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A TORY minister sparked an outcry yesterday by saying that those struggling with the cost-of-living crisis should “get a better paid job.”
Home Office Minister Rachel Maclean suggested that hard-up people visit job centres to apply for either more hours or better-paid employment.
Labour’s Ian Murray said that the “ludicrous” advice appeared to hark back to Margaret Thatcher’s era.
The shadow Scotland secretary said: “Sounds like the Norman Tebbit ‘get on your bike’ instructions from the 1980s.
“It’s so out of touch with reality that I’m sure the minister knows how ludicrous it is, but they’ll defend Boris Johnson at all costs.”
Shadow foreign secretary David Lammy branded the comments “tone deaf.”
TUC general secretary Frances O’Grady, who is calling for an emergency budget, said: “Working people don’t need lectures, they need help.
“Millions are working flat out but are still struggling to cover the basics.
“It’s a bit rich for ministers to tell people to find better-paid work, especially when they have presided over an explosion of low-paid and insecure jobs.”
Ms Maclean’s comments come just a week after Tory MP Lee Anderson claimed that poor people use foodbanks because they are unable to budget and cook properly.
Meanwhile, a damning report by doctors warned that the cost-of-living crisis and soaring heating and food bills is worsening the health of more than half of Britain’s population.
The Royal College of Physicians (RCP) said that medics were reporting patients becoming ill because they simply could not afford to look after themselves.
A survey commissioned by the college quoted cases including a patient who could not afford to travel to hospital for lung cancer investigation and treatment, and patients’ asthma and other lung conditions being worsened by exposure to mould in poor-quality housing.
The RCP said that health inequality was rampant across Britain.
Professor Sir Michael Marmot, director of the University College London institute of health equity, said: “This survey demonstrates that the cost-of-living crisis is damaging the perceived health and wellbeing of poorer people.
“If we require anything of government, at a minimum it is to enable people to have the means to pursue a healthy life.”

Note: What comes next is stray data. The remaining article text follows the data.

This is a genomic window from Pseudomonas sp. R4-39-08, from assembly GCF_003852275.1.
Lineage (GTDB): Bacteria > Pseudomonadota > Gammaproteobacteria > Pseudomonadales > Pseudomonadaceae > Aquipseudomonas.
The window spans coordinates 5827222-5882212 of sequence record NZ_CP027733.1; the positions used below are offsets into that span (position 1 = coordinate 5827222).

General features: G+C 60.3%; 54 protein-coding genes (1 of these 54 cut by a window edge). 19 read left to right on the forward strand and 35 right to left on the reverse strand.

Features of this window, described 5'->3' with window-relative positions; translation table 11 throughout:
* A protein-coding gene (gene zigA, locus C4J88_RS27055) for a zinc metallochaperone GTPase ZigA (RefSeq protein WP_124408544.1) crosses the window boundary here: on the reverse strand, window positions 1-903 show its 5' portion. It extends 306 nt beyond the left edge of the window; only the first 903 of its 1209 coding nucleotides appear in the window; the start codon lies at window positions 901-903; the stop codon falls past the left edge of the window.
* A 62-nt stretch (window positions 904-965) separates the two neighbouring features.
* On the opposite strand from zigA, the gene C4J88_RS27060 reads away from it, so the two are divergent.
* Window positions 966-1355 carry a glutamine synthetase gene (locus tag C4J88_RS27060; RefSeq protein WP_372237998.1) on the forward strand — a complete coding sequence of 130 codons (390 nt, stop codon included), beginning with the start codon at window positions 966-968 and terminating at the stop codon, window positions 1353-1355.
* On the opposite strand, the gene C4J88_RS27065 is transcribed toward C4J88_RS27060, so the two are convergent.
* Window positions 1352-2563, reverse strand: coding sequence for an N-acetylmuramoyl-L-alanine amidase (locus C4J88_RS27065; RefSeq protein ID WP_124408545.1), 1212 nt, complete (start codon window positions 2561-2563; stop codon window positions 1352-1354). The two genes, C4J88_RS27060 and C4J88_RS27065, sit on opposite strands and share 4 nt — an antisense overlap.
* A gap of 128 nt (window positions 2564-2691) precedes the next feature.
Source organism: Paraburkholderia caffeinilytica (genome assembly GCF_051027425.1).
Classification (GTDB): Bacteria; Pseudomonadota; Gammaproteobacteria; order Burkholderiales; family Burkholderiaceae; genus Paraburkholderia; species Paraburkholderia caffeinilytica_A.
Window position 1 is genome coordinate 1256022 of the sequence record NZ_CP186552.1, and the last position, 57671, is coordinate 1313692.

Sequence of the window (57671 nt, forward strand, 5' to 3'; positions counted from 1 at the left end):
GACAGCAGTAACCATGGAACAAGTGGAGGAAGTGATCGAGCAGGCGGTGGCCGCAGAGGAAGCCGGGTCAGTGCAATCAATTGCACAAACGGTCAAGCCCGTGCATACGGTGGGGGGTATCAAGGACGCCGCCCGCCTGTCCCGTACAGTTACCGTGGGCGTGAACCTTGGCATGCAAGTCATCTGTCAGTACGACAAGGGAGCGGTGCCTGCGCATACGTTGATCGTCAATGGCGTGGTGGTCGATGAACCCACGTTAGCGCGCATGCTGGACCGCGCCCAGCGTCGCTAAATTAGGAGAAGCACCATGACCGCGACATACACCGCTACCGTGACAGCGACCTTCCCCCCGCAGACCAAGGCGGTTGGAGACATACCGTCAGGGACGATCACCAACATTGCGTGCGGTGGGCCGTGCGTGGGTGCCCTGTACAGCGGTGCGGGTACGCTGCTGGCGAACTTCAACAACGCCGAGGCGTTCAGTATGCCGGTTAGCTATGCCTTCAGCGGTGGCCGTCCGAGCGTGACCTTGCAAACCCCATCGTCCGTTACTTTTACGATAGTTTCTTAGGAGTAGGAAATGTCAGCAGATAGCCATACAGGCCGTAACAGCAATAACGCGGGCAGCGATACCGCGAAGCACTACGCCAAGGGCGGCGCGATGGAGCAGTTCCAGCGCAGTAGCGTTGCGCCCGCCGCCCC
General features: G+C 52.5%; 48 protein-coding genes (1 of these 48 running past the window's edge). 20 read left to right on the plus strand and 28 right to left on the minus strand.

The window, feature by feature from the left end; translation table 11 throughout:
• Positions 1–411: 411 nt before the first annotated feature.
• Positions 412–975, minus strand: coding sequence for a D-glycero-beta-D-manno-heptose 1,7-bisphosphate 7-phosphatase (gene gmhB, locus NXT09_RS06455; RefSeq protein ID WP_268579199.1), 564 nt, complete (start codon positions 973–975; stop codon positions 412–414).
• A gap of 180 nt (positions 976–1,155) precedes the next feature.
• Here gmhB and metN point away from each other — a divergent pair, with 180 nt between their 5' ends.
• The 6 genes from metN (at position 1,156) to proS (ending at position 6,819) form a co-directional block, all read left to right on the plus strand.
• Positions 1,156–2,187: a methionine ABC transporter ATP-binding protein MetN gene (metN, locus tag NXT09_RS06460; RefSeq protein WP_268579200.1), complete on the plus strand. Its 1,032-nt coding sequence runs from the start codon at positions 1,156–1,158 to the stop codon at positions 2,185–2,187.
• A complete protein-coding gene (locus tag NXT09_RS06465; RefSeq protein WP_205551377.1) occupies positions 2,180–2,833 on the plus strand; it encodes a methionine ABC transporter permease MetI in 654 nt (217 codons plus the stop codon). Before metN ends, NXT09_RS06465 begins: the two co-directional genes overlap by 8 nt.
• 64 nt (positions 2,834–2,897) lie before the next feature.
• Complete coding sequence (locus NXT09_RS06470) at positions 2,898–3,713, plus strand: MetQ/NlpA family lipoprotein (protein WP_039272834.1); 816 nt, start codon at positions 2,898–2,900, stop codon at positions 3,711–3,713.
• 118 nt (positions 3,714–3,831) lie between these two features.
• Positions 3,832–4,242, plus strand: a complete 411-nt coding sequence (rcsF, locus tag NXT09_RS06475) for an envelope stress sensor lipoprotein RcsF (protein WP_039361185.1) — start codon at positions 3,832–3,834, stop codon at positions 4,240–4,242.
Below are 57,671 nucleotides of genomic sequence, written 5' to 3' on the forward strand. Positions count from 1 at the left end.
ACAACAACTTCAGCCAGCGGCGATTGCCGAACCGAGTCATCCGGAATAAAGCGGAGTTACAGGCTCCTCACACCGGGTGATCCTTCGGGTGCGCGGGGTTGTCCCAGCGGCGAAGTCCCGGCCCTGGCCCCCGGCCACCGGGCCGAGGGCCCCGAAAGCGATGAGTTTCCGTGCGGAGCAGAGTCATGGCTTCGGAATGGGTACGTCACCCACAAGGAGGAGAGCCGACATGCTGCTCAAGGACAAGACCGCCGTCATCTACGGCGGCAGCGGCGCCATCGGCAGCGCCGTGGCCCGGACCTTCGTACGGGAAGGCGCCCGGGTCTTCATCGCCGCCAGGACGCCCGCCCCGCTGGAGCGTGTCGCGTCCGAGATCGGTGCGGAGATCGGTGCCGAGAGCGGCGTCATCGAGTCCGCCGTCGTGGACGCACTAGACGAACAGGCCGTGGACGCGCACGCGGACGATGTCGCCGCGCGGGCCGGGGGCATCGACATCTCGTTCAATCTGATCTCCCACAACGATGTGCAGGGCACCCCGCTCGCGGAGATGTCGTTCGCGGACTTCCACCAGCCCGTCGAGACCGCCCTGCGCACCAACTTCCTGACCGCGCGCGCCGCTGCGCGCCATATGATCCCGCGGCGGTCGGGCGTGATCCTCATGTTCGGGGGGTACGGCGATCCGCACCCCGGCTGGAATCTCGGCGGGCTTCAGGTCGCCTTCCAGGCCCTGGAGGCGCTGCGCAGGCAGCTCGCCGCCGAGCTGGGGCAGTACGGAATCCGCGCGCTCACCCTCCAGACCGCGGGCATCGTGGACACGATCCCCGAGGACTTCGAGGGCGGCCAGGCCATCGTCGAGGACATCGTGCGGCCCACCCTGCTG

RCP president Dr Andrew Goddard said: “The cost-of-living crisis has barely begun, so the fact that one in two people is already experiencing worsening health should sound alarm bells, especially at a time when our health service is under more pressure than ever before.
“The health disparities white paper due later this year must lay out plans for a concerted effort from the whole of government to reduce health inequality.”
Katherine Merrifield, assistant director for healthy lives at the Health Foundation, said: “Today’s findings underscore that the cost-of-living crisis now threatens to further erode people’s health.
“Many more families will have to choose between forgoing essentials that are vital to living healthy lives, such as food and heating, or being driven into the stress and uncertainty of problem debt.
“The government needs to get a hold on the crisis. Recent decisions suggest they are yet to fully grasp the pandemic’s stark lesson that health and wealth are fundamentally intertwined.”
Action for Children described levels of “severe and persistent financial hardship” as “among the worst” it can remember.
The charity said that the government could do “so much more” for people who are struggling the most.
Director of policy and campaigns Imran Hussain said: “The worst pain and misery of the cost-of-living crisis is being felt by children in low-income families, yet the government is refusing to target help for these children or accept that it needs to rethink its huge cut to universal credit.
“The levels of severe and persistent financial hardship our services are seeing are among the worst they can remember and are robbing too many children of the bright futures they deserve.”
He said that the charity’s crisis fund “cannot address the underlying causes driving rising deprivation or offer a solution for families bearing the brunt of this deep-rooted cost-of-living crisis.”
The government said it was doing what it could to help.
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